Let's say we are given a program and we want to find an algorithm that analyses its asymptotic complexity. This program can only have two types of statements: do_something and the for loop. The for loop is defined as followed.

for <variable> = <from> .. <to>

The for loop makes the <variable> iterate from <from> to <to> (except when <from> is greater than <to>, then <body> won't be executed at all)

<body> must be a statement again (so either for or do_something).

<variable> is a lowercase letter a..z except for n, which is defined prior to the program.

<from>, <to> can be any variables defined in the outer loop. Addtionally, <from> can have the value 1 and <to> can be n.


for i = 1 .. n
    for j = 1 .. i
        for k = j .. n

Let $f(n)$ be the number of times do_something is executed as a function of $n$. We want to know the asymptotic complexity of $f(n)$. For a non-negative integer $k$ and a positive rational $C$, we say that $C \cdot n^k$ is the asymptotic complexity of $f(n)$ if:

$\lim_{n \rightarrow \infty} \frac{f(n)}{C \cdot n^k} = 1$

In the above's example, the asymptotic complexity would be $\frac{1}{3}n^3$.

Solution (?)

I could not come up with an efficient algorithm to solve this problem so I looked it up (which was in a foreign language). However, I only understand a portion of it:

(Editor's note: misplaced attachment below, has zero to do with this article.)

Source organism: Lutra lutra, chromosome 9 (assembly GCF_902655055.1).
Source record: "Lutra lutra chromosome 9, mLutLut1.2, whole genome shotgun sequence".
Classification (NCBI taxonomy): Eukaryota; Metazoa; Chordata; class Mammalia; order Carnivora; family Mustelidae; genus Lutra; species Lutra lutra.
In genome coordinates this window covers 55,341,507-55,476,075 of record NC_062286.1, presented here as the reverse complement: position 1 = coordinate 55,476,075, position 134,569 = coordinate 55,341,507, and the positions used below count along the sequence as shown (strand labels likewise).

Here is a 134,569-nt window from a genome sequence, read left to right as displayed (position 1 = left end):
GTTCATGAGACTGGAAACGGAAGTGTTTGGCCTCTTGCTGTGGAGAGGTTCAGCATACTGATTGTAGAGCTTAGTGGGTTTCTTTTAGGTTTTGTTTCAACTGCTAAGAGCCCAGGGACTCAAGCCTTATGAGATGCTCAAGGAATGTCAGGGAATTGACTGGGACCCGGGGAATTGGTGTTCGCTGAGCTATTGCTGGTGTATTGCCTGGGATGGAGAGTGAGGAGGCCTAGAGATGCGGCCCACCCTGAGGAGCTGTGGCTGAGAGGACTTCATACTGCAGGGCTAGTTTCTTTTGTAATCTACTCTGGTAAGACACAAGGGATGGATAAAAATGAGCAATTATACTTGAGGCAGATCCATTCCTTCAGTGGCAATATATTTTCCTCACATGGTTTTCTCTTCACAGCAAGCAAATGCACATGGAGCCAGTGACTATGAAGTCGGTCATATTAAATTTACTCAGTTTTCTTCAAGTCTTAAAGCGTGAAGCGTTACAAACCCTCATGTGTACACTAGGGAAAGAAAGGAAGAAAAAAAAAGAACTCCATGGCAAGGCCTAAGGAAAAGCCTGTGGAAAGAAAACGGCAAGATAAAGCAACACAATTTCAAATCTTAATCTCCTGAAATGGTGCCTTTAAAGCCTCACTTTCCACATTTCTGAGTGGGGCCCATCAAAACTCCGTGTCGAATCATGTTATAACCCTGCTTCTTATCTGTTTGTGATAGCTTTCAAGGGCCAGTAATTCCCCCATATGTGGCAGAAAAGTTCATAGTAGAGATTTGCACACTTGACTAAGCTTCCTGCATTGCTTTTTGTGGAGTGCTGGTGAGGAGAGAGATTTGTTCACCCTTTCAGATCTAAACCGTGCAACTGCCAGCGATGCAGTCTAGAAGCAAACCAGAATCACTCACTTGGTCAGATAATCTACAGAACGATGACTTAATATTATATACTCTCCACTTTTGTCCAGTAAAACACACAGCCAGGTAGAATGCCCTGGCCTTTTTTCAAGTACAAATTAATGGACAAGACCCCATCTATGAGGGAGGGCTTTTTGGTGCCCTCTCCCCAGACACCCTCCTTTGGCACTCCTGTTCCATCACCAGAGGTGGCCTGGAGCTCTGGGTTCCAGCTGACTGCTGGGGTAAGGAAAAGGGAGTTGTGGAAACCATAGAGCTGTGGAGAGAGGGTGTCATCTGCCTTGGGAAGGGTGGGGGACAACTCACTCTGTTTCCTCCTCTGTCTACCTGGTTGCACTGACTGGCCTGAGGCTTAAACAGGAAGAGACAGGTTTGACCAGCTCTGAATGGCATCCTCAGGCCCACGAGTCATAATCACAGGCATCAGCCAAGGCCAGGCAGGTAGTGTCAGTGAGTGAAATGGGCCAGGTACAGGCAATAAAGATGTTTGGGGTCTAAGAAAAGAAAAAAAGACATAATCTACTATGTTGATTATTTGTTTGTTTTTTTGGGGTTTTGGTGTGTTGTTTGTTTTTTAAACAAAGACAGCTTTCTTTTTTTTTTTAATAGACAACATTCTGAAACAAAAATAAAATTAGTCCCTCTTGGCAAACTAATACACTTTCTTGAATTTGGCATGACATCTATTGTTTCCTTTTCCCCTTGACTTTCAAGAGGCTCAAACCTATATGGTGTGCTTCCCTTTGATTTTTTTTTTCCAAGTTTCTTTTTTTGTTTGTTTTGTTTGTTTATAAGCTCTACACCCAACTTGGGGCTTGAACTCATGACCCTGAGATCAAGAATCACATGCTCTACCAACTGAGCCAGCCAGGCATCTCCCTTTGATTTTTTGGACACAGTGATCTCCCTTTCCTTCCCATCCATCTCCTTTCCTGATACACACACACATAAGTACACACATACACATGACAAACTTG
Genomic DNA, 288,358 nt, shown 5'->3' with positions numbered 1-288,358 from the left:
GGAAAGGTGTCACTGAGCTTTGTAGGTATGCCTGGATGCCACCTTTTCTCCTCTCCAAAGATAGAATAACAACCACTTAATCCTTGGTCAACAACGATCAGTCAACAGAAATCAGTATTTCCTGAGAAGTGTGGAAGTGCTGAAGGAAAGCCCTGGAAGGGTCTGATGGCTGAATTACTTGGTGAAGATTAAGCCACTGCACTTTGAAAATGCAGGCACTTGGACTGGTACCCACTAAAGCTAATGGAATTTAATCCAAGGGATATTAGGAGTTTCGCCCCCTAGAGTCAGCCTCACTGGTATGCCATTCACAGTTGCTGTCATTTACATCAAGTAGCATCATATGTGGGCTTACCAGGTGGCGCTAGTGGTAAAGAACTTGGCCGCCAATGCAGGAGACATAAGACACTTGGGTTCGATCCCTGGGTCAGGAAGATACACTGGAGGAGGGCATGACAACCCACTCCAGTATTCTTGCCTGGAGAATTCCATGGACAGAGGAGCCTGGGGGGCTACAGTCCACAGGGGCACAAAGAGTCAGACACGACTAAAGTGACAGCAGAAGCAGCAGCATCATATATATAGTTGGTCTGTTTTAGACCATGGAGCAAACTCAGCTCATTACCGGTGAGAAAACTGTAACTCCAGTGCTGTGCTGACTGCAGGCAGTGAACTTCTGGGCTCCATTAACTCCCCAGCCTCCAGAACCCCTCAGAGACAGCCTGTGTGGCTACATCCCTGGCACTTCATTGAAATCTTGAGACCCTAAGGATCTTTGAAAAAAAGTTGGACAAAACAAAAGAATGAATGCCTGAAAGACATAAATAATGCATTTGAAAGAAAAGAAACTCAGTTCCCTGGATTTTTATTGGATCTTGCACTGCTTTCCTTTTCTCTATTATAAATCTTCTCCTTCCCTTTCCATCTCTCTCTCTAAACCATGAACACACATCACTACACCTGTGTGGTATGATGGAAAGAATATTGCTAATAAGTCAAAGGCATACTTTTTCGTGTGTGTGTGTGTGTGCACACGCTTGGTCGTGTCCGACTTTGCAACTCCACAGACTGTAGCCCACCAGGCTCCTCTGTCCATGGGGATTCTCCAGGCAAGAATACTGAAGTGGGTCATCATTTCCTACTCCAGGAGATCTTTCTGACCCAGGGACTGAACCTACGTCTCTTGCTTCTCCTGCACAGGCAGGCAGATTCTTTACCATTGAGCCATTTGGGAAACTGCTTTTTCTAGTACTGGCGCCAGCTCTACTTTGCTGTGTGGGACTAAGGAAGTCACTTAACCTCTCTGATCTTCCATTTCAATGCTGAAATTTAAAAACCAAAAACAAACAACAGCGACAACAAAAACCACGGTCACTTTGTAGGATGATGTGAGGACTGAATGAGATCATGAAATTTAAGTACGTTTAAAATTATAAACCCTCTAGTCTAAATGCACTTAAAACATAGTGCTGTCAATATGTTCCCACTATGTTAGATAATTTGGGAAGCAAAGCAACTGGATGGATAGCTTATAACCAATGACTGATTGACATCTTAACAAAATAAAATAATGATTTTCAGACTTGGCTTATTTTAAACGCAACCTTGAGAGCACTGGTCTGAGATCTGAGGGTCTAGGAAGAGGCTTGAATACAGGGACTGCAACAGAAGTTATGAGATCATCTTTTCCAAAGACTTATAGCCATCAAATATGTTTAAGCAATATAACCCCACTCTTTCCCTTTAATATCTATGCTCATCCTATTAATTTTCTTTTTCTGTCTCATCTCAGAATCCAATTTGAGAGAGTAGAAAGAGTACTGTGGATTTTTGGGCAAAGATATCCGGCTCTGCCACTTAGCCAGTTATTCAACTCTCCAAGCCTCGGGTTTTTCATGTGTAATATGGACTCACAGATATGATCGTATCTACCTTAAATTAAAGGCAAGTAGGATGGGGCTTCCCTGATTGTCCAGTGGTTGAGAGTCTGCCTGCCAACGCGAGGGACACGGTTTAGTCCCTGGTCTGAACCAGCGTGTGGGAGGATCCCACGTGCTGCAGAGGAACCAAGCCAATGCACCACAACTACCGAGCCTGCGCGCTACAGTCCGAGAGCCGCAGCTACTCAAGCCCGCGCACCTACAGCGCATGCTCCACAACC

Every for loop will give us inequalities: for i = j .. k means that $j \leq i$ and $i \leq k$. First create a directed graph where each variable corresponds to one node and for every inequality $i \leq j$ we create a directed edge from node $i$ to node $j$. If we consider the strongly connected components (SCC) then we can notice that if two variables $i, j$ are in the same SCC, they must be equal. Now let's consider the condensed graph G' (meaning that we consider every SCC as one node) and let the number of nodes be $m$. The time complexity would be $C \cdot n^m$, where $C = \frac{\text{number of topological sorting in G'}}{m!}$

So I understand that $f(n)$ is a polynomial of degree $m$, but can not explain how the the coefficient of $n^m$ should have the $C$ as described above. Can anyone help me understand this solution?

  • $\begingroup$ As our reference question explains, for loops are rather easy: translate them into (nested) sums, the simplify. $\endgroup$ – Raphael Nov 29 '17 at 10:41
  • $\begingroup$ Are you after an algorithm? Not sure what the one you're citing is about. I'd go with computer algebra for simplifying sums. $\endgroup$ – Raphael Nov 29 '17 at 10:42
  • $\begingroup$ Yes, I am about finding an algorithm that can parse a program (defined in such a simple language) and calculate it's asymptotic complexity. $\endgroup$ – qvian Nov 29 '17 at 10:58
  • $\begingroup$ Such an algorithm does not exist, at least if you permit all programs. Restricted to only for-loops with "simple" boundaries might work, though. $\endgroup$ – Raphael Nov 29 '17 at 12:48
  • $\begingroup$ Yes, I am aware of the link that you sent me, but I am asking for a specific set of programs (as described above). The solution that was provided to the given (really restricted) problem is essentially an $O(m 2^m)$ solution, where $m$ is the number of for loops (due to counting the number of topological orderings via Dynamic Programming), but that's enough for me. I just wanted to understand the correctness behind this solution. $\endgroup$ – qvian Nov 29 '17 at 12:52

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